By Haroon Balogun
Muhammad Salim Al-Rahili is never the richest man on earth neither is he the most powerful in the Muslim world, but the seventy-year-old man is regarded in the Arabia world particularly in Madinah where he is based as one of the oldest providers of iftar meals to Muslims in the Prophet’s Mosque in Madinah. For about over sixty years,
Al-Rahili we gathered started as an helper in the mosque particularly in the Rawdah and Al-Mukabariya area.
Presently, it is learnt that more than one thousand visitors to the Prophet’s Mosque eat iftar together every day around the mosque including the squares adjacent to the mosque.
When press men approached him to give an idea of the cost of the provisions for people during Ramadan, the humble man declined saying: “charity work are done for the sake of God and my doing good is not to seek fame or stardom.” Can you imagine the level of consciousness for giving iftar during Ramadan and doing good?
Giving iftar (fast-breaking) meal is very rewarding. If a person, while walking on the road, gives even an orange to a fasting person to break his fast, it is the reward as giving iftar meal for a fasting Muslim. The Prophet (s.a.w) said, “If a person gives iftar to a fasting person in this month, his sins will be forgiven. And he will be given as many rewards as has that fasting person.” Some of the Companions of the Prophet upon hearing that asked again, what if they were not so rich as to give iftar meal to a fasting person; then the Prophet said: “The rewards will be given even to a person who gives a date as the iftar or who provides water to break the fast or who offers a little milk.”
Also, another hadith says: “He who gives water as iftar to a fasting person in Ramadan becomes as sinless as the day his mother bore him,” the Companions asked him, “Is it so when water is scarce and precious?” He said to them in response, “The case is the same even if he gives it by a river”
We should deem it a blessing to offer food to people. We also learnt from the hadiths that The most virtuous of deeds is to cover the fault of a Believer, to feed him, and to make him happy by meeting a need of his.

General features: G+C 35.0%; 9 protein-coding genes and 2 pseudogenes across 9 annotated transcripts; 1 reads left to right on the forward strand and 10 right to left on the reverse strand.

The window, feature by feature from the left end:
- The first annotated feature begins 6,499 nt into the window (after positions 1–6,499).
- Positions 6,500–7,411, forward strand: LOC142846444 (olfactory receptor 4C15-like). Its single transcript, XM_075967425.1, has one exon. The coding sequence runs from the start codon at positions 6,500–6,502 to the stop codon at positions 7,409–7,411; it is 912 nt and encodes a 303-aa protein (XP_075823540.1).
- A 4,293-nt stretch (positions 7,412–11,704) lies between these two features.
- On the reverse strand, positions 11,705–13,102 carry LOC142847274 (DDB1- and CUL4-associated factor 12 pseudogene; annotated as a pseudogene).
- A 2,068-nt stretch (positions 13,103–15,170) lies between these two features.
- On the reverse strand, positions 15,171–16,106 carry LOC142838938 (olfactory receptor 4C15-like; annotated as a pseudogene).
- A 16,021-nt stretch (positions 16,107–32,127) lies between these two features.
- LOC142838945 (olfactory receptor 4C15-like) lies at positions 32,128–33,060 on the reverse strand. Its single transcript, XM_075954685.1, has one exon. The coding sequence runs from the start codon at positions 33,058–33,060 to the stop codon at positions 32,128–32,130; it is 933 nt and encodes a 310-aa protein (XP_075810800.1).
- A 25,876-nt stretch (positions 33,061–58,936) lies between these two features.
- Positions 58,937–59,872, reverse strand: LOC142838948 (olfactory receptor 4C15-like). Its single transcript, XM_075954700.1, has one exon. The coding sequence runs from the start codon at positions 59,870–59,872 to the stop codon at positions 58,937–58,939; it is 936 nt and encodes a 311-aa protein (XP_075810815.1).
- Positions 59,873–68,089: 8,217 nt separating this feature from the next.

So, it is very rewarding to feed people. Feeding a fasting person in particular is much more rewarding. Such a person receives as many rewards as the fasting person receives, without any reduction in the reward of the fasting person. Invite fasting Muslims, friends, the poor, the needy, even non-Muslims.
Make them feel the blessings of the glorious month while you cart away your reward. One of our readers recently asked whether it is permissible to invite a non-fasting person to iftar meal? My response was that it is permissible, but your consciousness and preference should first be the fasting Muslims, you can invite a handful of other people who are not Muslims to join.
Again, if a person does not fast because of any of the possible and approved reasons for leaving out fast, such as traveling, illness, and menstruation, such person can also be invited to join in your iftar.
Again, you can also invite the rich because, the reward for feeding the poor and the reward for offering food for iftar is different. Perhaps, that was why the Prophet said: “He who gives water as iftar to a fasting person in Ramadan will become as sinless as the day his mother bore him,” the Companions asked him, “Is it so when water is scarce and precious?”
He said to them in response, “No, he attains the same reward even if he is by a river, takes a glass of water from it, and offers it.”
Also note that one of the five rights of a Muslim over another is to accept and attend his/her invitation; but one must not partake in an invitation if sins are committed where the meal is offered.